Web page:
As summer makes its exit, the new school year will make its entrance. With the beginning of school comes the inevitable onslaught of colds and ailments.
While there is often no way to prevent colds and bugs from coming home with your child, there are ways to deal with illnesses once they arrive. In doing so, parents can quickly snuff out colds and get kids back to school.
Preparing children for the back-to-school transition is an important first step in keeping sickness and ailments at bay, says Dr. Jennifer Caudle, an assistant professor of Family Medicine at the Rowan University School of Osteopathic Medicine.
“This can be a big, stressful transition for kids and their parents. Starting to prepare for those changes now can mean fewer problems once that first school bell rings.”
Making the transition
For parents, knowing ahead of time how to deal with ailments and illnesses is crucial. Caudle offers parents the following tips on preparing for the beginning of a new school year.
- Get kids on a good sleep schedule. Phasing out the summer sleep schedule a few weeks prior to the first day of school can improve kids’ overall learning capacity. Preschoolers need about 12 hours of sleep per night, while teenagers can function on about eight hours of sleep. In either case, Dr. Caudle recommends sending kids to bed 15 to 20 minutes earlier each night during the two to three weeks leading up to the first day.
- Choose the right backpack. If your child has to lean forward to carry his or her backpack, there’s a good chance it’s too heavy. To keep added weight from leading to back pain or other medical conditions, Dr. Caudle advises parents to seek out backpacks with wide, padded straps and waist belts. Additionally, parents should teach kids to use both straps while carrying their backpack.
- Keep allergies in check. Your child might encounter dust mites and mold at school. These allergens -- which can cause sniffling, sneezing, and watery eyes -- can disrupt their days and interfere with their learning. Stay one step ahead of these allergens by asking your child’s doctor how to manage allergy symptoms at school. Parents of kids with asthma or allergies should speak with the school nurse early in the school year.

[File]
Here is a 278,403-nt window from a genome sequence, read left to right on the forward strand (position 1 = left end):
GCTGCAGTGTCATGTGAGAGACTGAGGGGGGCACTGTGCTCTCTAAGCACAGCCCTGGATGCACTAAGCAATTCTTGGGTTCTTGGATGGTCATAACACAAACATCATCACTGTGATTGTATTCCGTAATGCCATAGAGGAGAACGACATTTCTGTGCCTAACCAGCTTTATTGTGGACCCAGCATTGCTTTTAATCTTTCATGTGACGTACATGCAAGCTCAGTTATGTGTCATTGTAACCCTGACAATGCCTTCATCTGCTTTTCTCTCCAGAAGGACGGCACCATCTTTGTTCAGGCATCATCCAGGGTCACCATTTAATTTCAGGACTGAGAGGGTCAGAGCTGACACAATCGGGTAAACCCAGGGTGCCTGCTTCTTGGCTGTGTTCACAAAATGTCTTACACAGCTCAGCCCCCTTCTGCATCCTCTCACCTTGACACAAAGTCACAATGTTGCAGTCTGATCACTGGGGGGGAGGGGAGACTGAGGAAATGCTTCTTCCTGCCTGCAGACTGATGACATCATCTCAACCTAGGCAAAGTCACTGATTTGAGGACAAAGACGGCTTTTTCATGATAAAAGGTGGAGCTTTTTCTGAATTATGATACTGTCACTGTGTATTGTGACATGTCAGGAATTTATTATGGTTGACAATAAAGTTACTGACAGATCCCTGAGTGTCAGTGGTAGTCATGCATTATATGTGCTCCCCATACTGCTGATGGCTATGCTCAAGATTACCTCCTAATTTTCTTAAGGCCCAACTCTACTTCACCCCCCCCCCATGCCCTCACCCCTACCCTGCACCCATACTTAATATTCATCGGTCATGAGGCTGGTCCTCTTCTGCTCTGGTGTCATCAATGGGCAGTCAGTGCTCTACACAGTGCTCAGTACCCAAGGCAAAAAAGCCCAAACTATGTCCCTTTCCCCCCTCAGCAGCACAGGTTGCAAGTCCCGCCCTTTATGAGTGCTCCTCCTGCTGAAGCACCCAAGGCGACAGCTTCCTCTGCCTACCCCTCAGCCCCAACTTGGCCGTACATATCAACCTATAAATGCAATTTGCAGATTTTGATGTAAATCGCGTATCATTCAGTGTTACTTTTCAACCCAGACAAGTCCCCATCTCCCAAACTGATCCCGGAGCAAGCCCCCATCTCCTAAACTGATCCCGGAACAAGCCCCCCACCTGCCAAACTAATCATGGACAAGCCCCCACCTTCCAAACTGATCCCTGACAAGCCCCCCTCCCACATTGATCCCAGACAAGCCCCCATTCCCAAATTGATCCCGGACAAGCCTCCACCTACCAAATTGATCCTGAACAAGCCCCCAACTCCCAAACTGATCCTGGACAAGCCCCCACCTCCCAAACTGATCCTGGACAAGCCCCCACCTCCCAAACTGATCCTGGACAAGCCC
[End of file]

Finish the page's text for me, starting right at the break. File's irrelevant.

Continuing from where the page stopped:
- Watch out for headaches. Kids aren’t always crying wolf when they complain of a headache, says Caudle. According to medical experts, headaches often increase among children at the start of the school year. Causes may range from stress and lack of sleep to changes in diet, but they are usually treatable by an over-the-counter medication. However, if your child’s headache is accompanied by a fever and stiff neck or if their vision is affected, contact a medical professional.
Sending kids off to school often means that colds, fevers, and stomach aches are right around the corner. For this reason, parents should learn how to deal with bugs once they show up.
Deciding if a child should stay home or see a physician is the first step. Caudle offers these tips on making the call:
- Colds. Rest is best when it comes to fighting off cold symptoms such as coughing, fevers, sneezing, sore throats, body aches, runny noses, and sinus pressure. Kids should stay home from school -- but if a high fever persists, a visit to the doctor may be in order.
- Pink eye. Conjunctivitis is highly contagious, so children should be kept home. A doctor or pediatrician can prescribe antibiotic eye drops and let you know when your child has the green light to return to school.
- Stomach bugs. Kids should be kept home if they are vomiting or have diarrhea. Ailing tummies should gradually be introduced to clear liquids and bland foods. As with other ailments and illnesses, parents should contact a physician if symptoms persist for more than 24 hours.